So if you want a generator capable of putting out 35kw of power at 1800rpm, you need a monster power plant compared to a motor that can put out 5kw at 1000rpm, and 35kw at 4000rpm.

There is a lot of variables, but figure a generator with the same output needs to be at least double the physical size and weight as a direct drive.
No need for 50/60 Hz, or even for AC at all in this application...

Jim
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Old 24-07-2016, 10:11   #27
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Re: Use of hydraulics to better locate engine

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Oh yea of little experience. When a hydraulic line goes while under pressure(i.e. excavator pushing a major load), it ruptures with enough force to throw the hose line particles through tempered glass, retaining rings through steel meshed cages, and heated oil to blast leg muscles off a foreman who was standing nearby. Do not underestimate super heated oils under immense pressures.
Last time I looked we were talking sailboats My system operated between 700 1100 psi if heat is too much use a larger reservoir DUH!! And if 45 years in Aerospace is little experience well too bad Every time I offer advice on this Gong Show I flamed by a halfwit up your's I'm done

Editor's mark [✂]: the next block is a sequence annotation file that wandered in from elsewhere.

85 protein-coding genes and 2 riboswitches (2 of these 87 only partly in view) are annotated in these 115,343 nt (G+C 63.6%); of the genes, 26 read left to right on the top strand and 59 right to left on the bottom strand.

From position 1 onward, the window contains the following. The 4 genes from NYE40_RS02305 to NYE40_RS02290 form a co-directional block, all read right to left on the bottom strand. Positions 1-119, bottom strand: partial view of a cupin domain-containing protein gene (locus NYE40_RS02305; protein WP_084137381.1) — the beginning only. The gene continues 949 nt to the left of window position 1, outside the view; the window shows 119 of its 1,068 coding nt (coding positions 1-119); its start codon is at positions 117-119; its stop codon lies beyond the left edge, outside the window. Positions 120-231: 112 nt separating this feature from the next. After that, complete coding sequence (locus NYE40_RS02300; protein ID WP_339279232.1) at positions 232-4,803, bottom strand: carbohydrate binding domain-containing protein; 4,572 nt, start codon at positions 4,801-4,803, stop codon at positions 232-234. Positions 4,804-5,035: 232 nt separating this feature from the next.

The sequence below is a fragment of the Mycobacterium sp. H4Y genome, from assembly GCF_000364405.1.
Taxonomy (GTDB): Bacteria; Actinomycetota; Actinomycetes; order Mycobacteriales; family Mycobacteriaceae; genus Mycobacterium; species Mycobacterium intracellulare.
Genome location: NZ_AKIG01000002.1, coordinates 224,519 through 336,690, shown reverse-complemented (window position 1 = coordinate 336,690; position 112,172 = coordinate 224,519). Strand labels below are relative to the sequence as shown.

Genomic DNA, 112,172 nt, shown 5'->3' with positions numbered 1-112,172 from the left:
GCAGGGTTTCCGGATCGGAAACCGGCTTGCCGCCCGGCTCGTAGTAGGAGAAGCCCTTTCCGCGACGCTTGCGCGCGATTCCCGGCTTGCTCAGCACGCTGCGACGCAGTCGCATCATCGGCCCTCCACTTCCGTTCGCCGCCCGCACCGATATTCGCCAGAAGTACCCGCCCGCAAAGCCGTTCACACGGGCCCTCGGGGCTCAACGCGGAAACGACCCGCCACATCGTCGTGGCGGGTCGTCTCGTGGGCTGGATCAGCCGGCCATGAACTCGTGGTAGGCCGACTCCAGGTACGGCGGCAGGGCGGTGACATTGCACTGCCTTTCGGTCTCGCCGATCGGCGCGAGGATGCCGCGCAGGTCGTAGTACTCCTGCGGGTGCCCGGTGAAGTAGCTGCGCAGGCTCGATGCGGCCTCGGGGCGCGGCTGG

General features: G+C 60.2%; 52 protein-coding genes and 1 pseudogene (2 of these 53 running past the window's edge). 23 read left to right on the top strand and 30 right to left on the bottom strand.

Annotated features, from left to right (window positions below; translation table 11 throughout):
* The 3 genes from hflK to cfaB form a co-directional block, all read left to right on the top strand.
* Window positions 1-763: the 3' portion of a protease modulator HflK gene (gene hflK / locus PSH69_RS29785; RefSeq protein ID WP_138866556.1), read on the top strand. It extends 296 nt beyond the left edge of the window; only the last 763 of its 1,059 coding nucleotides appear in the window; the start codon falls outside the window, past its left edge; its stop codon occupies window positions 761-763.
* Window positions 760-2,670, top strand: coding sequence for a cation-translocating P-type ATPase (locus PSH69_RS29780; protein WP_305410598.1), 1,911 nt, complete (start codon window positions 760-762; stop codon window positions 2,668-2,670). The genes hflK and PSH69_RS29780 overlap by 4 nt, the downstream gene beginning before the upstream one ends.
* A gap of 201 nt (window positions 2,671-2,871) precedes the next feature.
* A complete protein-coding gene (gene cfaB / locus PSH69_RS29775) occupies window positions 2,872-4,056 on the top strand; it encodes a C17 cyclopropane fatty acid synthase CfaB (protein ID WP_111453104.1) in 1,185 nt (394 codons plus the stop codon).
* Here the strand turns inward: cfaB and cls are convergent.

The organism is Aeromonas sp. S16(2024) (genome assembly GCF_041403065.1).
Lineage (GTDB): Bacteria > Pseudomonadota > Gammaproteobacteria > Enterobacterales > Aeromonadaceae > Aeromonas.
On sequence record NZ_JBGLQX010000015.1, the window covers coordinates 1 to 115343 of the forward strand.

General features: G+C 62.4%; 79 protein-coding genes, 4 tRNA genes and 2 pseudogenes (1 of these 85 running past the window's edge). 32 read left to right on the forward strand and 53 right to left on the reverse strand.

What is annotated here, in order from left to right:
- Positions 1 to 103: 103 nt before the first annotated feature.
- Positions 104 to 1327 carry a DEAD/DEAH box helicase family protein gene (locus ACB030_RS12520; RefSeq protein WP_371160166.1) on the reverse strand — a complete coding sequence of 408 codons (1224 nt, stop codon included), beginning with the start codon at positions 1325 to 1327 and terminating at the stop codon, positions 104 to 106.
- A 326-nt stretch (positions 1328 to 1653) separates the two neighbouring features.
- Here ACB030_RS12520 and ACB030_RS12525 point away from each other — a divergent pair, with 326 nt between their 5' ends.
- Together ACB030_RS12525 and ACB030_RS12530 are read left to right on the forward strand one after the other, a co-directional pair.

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Old 24-07-2016, 10:17   #28
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Re: Use of hydraulics to better locate engine

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flamed by a halfwit up your's I'm done
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Old 24-07-2016, 10:48   #29
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Re: Use of hydraulics to better locate engine

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No need for 50/60 Hz, or even for AC at all in this application...

Jim
That's true, and another thing is the gen engine, if it is making ac, can be running at 3600 rpm or so which is close to most engines highest HP or torque. So basically, maybe it could be the smallest possible engine for the KW required?
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Old 24-07-2016, 11:21   #30
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Re: Use of hydraulics to better locate engine

Again thank you all for your perspectives. None of this is wasted a I'm going to do some investigation based on leads you've given me above. The physics fascinates me and the options entice me. Thanks again.